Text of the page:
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Cautious mood weighs on Australian shares

Australian shares held on to a slender lead by close on Friday despite a cautious mood among investors over prospects of continued monetary tightening that could drag major economies into a recession.

The benchmark S&P/ASX200 index closed 16.1 points, or 0.23 per cent higher, at 7151.8 in Friday's session.

The broader All Ordinaries ended up 15.7 points, or 0.21 per cent, at 7354.7.

But the benchmark was down 0.1 per cent for the week, its first loss after three straight weeks of gains.

Local traders took their cue from choppy overnight trading on Wall Street after hawkish remarks from US Federal Reserve officials about interest rates fed nagging concerns over the looming slowdown in global growth.

"Various countries inflation rates are lagging the US, central banks are still hawkish, the risk of a hard landing globally and in Australia remains high and geopolitical risks remain," AMP's head of investment strategy, Shane Oliver, said.

"So the ride for shares is likely to remain choppy and new short-term lows can't be ruled out."

The trend in the local market reflected the mixed mood, with interest-rate sensitive financial stocks performing well but the gains offset by losses in energy and mining.

Each of the Big Four banks closed in positive territory with investors seemingly reconciled to higher rates in coming months that will help the lenders expand their margins.

Insurers IAG, QBE and Suncorp also saw robust trading, climbing between 1.0-2.0 per cent.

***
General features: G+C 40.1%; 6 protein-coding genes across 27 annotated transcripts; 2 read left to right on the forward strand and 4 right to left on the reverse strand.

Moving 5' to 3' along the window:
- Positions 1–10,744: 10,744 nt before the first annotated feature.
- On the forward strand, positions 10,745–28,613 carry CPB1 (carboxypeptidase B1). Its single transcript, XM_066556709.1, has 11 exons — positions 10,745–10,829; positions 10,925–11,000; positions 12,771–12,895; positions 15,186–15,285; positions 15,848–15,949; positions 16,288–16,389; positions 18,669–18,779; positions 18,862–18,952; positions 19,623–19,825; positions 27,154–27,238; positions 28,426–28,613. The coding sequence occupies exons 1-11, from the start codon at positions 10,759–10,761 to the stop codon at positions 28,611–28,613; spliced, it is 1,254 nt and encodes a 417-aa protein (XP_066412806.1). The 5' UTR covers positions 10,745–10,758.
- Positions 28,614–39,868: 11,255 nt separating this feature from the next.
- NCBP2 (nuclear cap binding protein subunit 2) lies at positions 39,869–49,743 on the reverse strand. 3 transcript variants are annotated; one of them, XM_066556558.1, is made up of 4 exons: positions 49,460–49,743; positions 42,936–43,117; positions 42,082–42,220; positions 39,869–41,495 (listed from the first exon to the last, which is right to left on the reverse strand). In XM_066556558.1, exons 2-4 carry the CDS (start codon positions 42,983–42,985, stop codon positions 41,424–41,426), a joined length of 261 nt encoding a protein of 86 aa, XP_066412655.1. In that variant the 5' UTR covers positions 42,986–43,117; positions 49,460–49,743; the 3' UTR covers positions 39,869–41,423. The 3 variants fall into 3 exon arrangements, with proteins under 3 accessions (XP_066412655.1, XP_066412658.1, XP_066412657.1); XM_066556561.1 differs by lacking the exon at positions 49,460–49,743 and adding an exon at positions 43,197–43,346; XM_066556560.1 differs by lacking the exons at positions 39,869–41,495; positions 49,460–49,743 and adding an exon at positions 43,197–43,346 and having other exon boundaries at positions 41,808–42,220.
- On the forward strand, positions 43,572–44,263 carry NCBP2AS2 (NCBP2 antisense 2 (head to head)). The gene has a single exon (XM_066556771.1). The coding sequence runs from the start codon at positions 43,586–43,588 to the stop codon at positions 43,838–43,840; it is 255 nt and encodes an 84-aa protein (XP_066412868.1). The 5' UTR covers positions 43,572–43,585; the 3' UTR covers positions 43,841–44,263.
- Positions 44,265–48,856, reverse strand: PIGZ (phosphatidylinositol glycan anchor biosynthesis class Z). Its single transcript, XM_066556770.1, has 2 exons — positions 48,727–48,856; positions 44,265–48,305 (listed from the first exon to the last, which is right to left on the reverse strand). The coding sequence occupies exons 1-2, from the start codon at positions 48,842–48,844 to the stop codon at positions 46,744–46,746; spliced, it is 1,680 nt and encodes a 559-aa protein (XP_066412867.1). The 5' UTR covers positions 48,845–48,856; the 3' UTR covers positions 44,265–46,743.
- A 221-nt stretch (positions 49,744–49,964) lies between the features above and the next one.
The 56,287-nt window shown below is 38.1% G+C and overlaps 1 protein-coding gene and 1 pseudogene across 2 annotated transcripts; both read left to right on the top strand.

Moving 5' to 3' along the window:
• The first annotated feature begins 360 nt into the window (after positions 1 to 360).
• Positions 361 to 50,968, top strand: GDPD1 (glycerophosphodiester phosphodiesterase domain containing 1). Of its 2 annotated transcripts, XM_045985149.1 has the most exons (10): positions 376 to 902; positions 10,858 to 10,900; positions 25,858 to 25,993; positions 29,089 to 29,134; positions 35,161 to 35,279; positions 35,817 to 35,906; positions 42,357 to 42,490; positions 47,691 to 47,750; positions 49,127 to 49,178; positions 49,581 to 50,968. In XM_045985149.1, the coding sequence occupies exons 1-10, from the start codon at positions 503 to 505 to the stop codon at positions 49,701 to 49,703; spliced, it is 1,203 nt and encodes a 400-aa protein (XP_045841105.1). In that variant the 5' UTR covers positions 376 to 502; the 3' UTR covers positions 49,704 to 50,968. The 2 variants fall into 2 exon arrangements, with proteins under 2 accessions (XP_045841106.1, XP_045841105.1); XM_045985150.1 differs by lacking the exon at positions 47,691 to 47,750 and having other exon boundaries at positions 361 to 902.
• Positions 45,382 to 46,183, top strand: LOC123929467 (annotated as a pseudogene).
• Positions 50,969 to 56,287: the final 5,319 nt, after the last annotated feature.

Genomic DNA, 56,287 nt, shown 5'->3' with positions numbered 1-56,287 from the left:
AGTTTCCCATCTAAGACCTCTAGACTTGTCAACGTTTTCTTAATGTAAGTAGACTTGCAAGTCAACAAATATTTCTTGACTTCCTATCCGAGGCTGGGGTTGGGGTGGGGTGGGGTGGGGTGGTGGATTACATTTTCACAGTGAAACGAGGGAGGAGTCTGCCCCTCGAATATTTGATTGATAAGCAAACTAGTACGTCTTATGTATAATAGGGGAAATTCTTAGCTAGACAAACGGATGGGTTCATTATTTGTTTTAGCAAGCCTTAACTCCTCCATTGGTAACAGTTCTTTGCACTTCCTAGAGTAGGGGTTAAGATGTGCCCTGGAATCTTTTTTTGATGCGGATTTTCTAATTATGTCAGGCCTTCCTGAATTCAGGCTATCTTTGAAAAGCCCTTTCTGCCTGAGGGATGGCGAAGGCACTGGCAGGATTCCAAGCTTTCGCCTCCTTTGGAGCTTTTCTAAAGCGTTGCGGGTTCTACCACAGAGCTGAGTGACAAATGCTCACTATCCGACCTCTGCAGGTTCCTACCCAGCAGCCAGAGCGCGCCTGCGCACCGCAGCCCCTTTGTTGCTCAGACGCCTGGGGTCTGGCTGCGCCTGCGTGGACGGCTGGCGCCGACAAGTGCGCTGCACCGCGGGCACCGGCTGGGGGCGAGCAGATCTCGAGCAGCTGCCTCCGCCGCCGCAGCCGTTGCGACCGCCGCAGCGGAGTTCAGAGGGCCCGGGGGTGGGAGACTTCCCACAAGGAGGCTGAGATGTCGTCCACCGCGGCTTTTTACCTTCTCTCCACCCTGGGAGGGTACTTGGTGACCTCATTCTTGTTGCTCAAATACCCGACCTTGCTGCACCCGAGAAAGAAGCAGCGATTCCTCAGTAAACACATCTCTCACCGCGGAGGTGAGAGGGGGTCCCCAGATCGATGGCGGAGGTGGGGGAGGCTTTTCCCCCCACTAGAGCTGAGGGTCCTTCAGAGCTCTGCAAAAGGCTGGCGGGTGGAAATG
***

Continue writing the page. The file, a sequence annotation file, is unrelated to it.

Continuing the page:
Energy and mining shares were subdued, as oil prices are on track for a steep weekly decline over concerns about weakening Chinese demand and further US interest rate hikes.

Woodside shares ended nearly 1.0 per cent lower while Santos and Whitehaven Coal edged higher to close in positive territory.

Those same growth concerns weighed over mining stocks, with lithium and gold bearing most of the brunt.

Shares in BHP ended 0.3 per cent higher at $43.94 as investors cheered its revised $9.6 billion takeover offer for OZ Minerals that could give the world's biggest miner more exposure to battery minerals and add to its pipeline of growth options.

OZ shares also jumped 4 per cent to $27.34 after coming out of a trading halt but are still trading below the new offer price.

Rivals Rio Tinto and Fortescue closed 0.2 and 2.4 per cent higher respectively.

Among consumer stocks, dairy producers A2 Milk and Bega fell over 2 and 3 per cent respectively even as rival Fonterra divested its Chilean Soprole business for $1.1 billion, while jewellery retailer Lovisa's high-priced stock slid 7.3 per cent following a trading update by the company.

Meanwhile, the Australian dollar was slightly weaker as hawkish Federal Reserve commentary gave its US counterpart a brief lift. The local currency was buying 67.05 US cents at 1700 AEDT, down from 67.25 US cents at Thursday's close.

ON THE ASX:

* The benchmark S&P/ASX200 index closed 16.1 points, or 0.23 per cent higher, at 7151.8 in Friday's session.

* The broader All Ordinaries ended up 15.7 points, or 0.21 per cent, at 7354.7.

CURRENCY SNAPSHOT:

One Australian dollar buys:

* 67.05 US cents, from 67.25 US cents at Thursday's close

* 93.74 Japanese yen, from 93.81 yen

* 64.64 Euro cents, from 64.73 Euro cents

* 56.36 British pence, from 56.46 British pence

* 108.83 NZ cents, from 109.50 NZ cents.